I’ve written before, I wrote the Enchantment Novels to allow more scope for my writing and to entertain themes much different than those in Ancient Light. The Enchantment Novels are still historical novels with a touch of myth or the supernatural. I’ll be more specific, the Enchantment Novels relate in history those ideas that people once or still believe. For example, the Gaelic, Saxon, and Celtic peoples once believed in myths or their gods, goddesses, and other creatures. Why shouldn’t I write a novel about the modern era that includes these beings that these peoples once so fervently believed? This is the essence of the Enchantment Novels.

The eighth Enchantment Novel, is Deirdre: Enchantment and the School. This novel isn’t finished yet. I’m up to chapter eight, and so far, writing is going well. I love it when I am up to my elbows in a new novel. I got the idea for this novel from this blog. I was writing about pathetic characters and mentioned that possibly the most pathetic character I could image would be an abandoned girl who was trying to go to a good school just for the opportunity of learning. I took this to heart and began a novel about such a girl. Actually, this girl happens to be the protagonist’s helper, but the protagonist is something of a foil to her.

The major creative elements for the novel are: a girl’s boarding school, a hidden girl (Sorcha), a girl who needs to be fixed (Deirdre), a teacher who can fix them both (Luna), magic, the fae, and adventures. We can call the adventures electives.

The basis of the novel is that a girl with some fae power, glamour to be precise, is using this power to hide and attend Wycombe Abbey girl’s school. This is Sorcha. A certain girl who has many issues, Deirdre, can see Sorcha and her tricks to appear like a normal student. This is the theme that undergirds the entire novel. This is Sorcha’s secret, and Deirdre’s lips are sealed. At the same time, Luna has been assigned the job of turning Deirdre into a lady, or at least prevent her from harming herself and others. Luna is in charge of making Deirdre into something. When Sorcha suddenly tags along, Luna just brings her in. This is good in so many ways.

Luna’s training and teaching have everything to do with what she calls electives. We can call them adventures. This is the point of all the other creative elements in the novel. The adventures become the focus of the training and education. Thus training about magic, fae power, meeting fae creatures, meeting a goddess, shooting, fencing, meeting boys, making friends. Luna makes each of these the focus of an assignment to the girls. They must comply as a result of an agreement Deirdre made with Luna. We and the girls aren’t certain how much Luna knows about everything. This is part of the revelation in the novel. Thus the adventures in this novel are individual creative elements. As I mentioned, they take the form of assignments. For example, Luna requires the girls to make friends…with the tea-party class of girls. This is a creative element on its own and leads to other creative elements. I’ve never written a book quite like this where the form of the plot was adventures by the protagonist and protagonist’s helper.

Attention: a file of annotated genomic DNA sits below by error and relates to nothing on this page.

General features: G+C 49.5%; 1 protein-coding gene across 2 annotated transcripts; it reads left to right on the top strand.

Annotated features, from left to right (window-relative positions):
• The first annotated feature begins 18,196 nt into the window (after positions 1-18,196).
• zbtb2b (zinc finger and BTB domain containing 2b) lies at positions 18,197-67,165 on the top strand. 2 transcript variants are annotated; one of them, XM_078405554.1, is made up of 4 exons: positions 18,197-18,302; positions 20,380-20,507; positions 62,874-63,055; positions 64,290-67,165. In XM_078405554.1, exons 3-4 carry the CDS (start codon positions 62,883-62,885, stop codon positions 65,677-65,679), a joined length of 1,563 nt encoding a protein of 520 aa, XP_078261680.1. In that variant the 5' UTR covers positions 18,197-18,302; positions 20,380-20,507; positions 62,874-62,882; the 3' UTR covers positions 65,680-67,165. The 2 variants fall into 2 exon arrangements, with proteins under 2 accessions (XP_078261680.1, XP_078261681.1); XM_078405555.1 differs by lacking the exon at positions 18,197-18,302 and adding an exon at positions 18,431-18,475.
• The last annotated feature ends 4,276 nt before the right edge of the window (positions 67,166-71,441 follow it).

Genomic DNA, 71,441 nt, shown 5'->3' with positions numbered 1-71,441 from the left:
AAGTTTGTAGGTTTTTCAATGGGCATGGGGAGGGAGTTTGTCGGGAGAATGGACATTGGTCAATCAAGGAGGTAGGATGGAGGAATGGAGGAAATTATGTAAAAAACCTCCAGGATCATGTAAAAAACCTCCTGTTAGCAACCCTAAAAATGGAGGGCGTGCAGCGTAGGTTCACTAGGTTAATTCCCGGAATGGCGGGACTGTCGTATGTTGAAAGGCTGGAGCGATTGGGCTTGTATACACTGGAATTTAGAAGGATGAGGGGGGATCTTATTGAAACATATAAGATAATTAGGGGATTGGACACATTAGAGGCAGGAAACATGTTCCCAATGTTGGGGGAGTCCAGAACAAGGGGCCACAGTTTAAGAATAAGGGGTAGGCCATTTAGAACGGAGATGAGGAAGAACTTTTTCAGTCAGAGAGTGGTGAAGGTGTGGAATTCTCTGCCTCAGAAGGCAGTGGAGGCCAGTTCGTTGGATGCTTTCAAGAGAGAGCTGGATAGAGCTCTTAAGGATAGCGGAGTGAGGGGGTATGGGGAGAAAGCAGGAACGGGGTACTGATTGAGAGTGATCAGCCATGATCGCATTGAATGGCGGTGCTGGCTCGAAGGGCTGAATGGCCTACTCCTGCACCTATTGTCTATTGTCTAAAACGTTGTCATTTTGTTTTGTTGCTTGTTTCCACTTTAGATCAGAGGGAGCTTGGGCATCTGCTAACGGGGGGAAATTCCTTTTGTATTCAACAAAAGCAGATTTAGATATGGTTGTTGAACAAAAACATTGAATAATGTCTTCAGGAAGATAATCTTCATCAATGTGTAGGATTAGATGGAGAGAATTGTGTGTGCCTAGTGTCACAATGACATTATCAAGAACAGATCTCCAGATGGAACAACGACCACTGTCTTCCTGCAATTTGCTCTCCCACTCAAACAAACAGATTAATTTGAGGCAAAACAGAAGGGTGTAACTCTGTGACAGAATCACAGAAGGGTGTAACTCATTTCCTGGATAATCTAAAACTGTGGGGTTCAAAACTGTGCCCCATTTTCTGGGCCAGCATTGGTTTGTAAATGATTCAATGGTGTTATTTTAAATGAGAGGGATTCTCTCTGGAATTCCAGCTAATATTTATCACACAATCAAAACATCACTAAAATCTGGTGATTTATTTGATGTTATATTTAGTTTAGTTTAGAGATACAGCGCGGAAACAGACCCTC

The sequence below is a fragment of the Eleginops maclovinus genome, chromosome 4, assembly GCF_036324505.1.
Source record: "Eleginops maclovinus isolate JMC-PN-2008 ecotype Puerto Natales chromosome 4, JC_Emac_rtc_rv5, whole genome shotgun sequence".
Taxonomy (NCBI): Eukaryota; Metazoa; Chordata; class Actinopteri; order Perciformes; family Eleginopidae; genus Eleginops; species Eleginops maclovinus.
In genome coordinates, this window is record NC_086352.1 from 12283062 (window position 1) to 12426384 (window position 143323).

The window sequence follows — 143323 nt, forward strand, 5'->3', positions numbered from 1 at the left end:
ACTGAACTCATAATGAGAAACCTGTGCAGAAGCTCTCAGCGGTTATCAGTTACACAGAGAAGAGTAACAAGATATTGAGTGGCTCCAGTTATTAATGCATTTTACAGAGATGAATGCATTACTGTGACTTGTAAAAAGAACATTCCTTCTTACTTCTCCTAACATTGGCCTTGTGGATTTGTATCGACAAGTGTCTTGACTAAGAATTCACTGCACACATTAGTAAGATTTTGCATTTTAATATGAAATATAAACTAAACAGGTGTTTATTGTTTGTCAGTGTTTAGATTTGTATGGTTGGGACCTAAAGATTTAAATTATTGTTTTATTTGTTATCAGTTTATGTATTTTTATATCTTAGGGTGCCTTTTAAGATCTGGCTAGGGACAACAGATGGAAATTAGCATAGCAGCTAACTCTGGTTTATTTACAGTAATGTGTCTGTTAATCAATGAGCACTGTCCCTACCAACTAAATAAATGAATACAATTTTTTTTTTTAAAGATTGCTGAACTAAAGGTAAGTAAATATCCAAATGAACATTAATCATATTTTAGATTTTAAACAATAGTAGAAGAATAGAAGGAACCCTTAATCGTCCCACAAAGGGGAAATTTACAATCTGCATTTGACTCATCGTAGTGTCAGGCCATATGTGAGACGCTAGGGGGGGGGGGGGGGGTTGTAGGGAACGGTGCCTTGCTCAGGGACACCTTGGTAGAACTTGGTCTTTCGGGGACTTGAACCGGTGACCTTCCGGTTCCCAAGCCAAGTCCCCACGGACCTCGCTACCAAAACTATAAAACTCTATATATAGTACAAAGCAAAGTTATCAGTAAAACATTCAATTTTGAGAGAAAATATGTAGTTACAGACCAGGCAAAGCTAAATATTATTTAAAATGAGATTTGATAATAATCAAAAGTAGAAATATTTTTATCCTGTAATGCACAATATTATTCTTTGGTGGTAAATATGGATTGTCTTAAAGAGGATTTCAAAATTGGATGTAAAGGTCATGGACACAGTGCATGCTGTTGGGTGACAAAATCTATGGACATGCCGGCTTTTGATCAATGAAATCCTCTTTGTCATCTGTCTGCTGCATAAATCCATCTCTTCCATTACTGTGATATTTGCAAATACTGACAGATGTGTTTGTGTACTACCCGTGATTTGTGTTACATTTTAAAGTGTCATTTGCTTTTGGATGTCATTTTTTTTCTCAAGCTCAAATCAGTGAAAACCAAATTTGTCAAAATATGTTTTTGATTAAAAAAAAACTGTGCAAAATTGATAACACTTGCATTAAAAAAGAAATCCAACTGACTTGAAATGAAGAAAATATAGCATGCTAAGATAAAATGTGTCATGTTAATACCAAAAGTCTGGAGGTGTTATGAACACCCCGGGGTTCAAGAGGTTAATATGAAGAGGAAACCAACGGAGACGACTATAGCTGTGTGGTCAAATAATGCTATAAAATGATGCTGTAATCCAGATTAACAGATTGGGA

I’ve run out of my normal fiction–let’s move over to my science fiction novels.

More tomorrow.

For more information, you can visit my author site http://www.ldalford.com/, and my individual novel websites:

http://www.ancientlight.com/

http://www.aegyptnovel.com/

http://www.centurionnovel.com

http://www.thesecondmission.com/

http://www.theendofhonor.com/

http://www.thefoxshonor.com

http://www.aseasonofhonor.com

fiction, theme, plot, story, storyline, character development, scene, setting, conversation, novel, book, writing, information, study, marketing, tension, release, creative, idea, logic

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About L.D. Alford

L. D. Alford is a novelist whose writing explores with originality those cultures and societies we think we already know. His writing distinctively develops the connections between present events and history—he combines them with threads of reality that bring the past alive. L. D. Alford is familiar with technology and cultures—he is widely traveled and earned a B.S. in Chemistry from Pacific Lutheran University, an M.S. in Mechanical Engineering from Boston University, a Ph.D. in Aerospace Engineering from The University of Dayton, and is a graduate of Air War College, Air Command and Staff College, and the USAF Test Pilot School. L. D. Alford is an author who combines intimate scientific and cultural knowledge into fiction worlds that breathe reality. He is the author of three historical fiction novels: Centurion, Aegypt, and The Second Mission, and three science fiction novels: The End of Honor, The Fox’s Honor, and A Season of Honor.